How to visualize memory usage on Linux

Last updated on October 27, 2020 by Dan Nanni

Lack of sufficient physical memory can significantly hamper the performance of Linux desktop and server environments. When your desktop is sluggish, one of the first things to do is to free up RAMs. Memory usage is even more critical in multi-user shared hosting or mission-critical server environments, where different users or application threads constantly compete for more memory.

When it comes to monitoring any type of system resources such as memory or CPUs, visualization is an effective means to help understand quickly how they are consumed by different processes and users. This tutorial describes how to visualize memory usage in Linux environment using a command-line tool called smem.

Physical Memory Usage: RSS vs. PSS vs. USS

In the presence of virtual memory abstraction, accurately quantifying physical memory usage of a process is actually not straightforward. The virtual memory size of a process is not meaningful because it does not tell how much of it is actually allocated physical memory.

Resident set size (RSS), reported by top command, is one popular metric which captures what portion of a process' reported memory is residing in RAM. However, aggregating RSS of existing processes can easily overestimate the overall physical memory usage of the Linux system because the same physical memory page can be shared by different processes. Proportional set size (PSS) is a more accurate measurement of effective memory usage of Linux processes since PSS properly discounts the memory page shared by more than one process. Unique set size (USS) of a process is a subset of the process' PSS, which is not shared by any other processes.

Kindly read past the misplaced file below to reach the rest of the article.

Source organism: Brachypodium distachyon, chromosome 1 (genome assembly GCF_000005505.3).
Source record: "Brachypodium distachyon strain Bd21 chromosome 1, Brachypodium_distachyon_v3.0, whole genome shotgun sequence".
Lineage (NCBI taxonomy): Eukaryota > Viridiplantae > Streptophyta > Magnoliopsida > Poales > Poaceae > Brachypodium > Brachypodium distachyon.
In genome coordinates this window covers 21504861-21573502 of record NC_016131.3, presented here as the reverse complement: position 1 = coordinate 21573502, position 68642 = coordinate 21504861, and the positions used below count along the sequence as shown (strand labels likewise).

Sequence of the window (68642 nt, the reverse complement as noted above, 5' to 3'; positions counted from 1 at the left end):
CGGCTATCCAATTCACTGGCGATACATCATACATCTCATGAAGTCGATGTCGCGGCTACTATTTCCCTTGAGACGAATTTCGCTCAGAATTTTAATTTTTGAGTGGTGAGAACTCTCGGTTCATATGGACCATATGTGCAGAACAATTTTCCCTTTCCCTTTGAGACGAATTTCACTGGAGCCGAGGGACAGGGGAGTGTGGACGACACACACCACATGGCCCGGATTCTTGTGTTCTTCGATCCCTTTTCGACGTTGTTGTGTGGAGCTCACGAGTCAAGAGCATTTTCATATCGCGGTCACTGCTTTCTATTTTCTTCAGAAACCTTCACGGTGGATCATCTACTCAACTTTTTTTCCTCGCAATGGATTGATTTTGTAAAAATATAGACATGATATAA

Install Smem on Linux

The command-line tool smem can generate a variety of reports related to memory PSS/USS usage by pulling information from /proc. It comes with built-in graphical chart generation capabilities, so one can easily visualize overall memory consumption status.

Install Smem on Ubuntu or Debian

$ sudo apt-get install smem

Install Smem on Linux Mint

$ sudo apt-get install smem python-matplotlib python-tk

Install Smem on Fedora or CentOS/RHEL

On CentOS/RHEL, you need to enable EPEL repository first.

$ sudo yum install smem python-matplotlib

Check Memory Usage with Smem

When you run smem as an unprivileged user, it will report physical memory usage of every process launched by the current user, in an increasing order of PSS.

$ smem

If you want to check the overall system memory usage for all users, run smem as the root.

$ sudo smem

To view per-user memory usage:

$ sudo smem -u

smem allows you to filter memory usage results based on mapping, processes or users in the following format:

For a complete usage of smem, refer to its man page.

Visualize Memory Usage with Smem

Visualized reports are often easier to read to identify the memory hogs of your system quickly. smem supports two kinds of graphical reports for memory usage visualization: bar and pie graphs.

Here are examples of memory usage visualization.

The following command will generate a bar graph that visualizes the PSS/USS memory usage of a user alice.

$ sudo smem --bar name -c "pss uss" -U alice

The next command will plot a pie graph of the overall PSS memory usage of different processes.

$ sudo smem --pie name -c "pss"

As a summary, smem is a simple and effective memory analysis tool that comes in handy in various circumstances. Using its formatted output, you can run smem to identify any memory issues and take an action in an automatic fashion. If you know of any good memory monitoring tool, share it in the comment.

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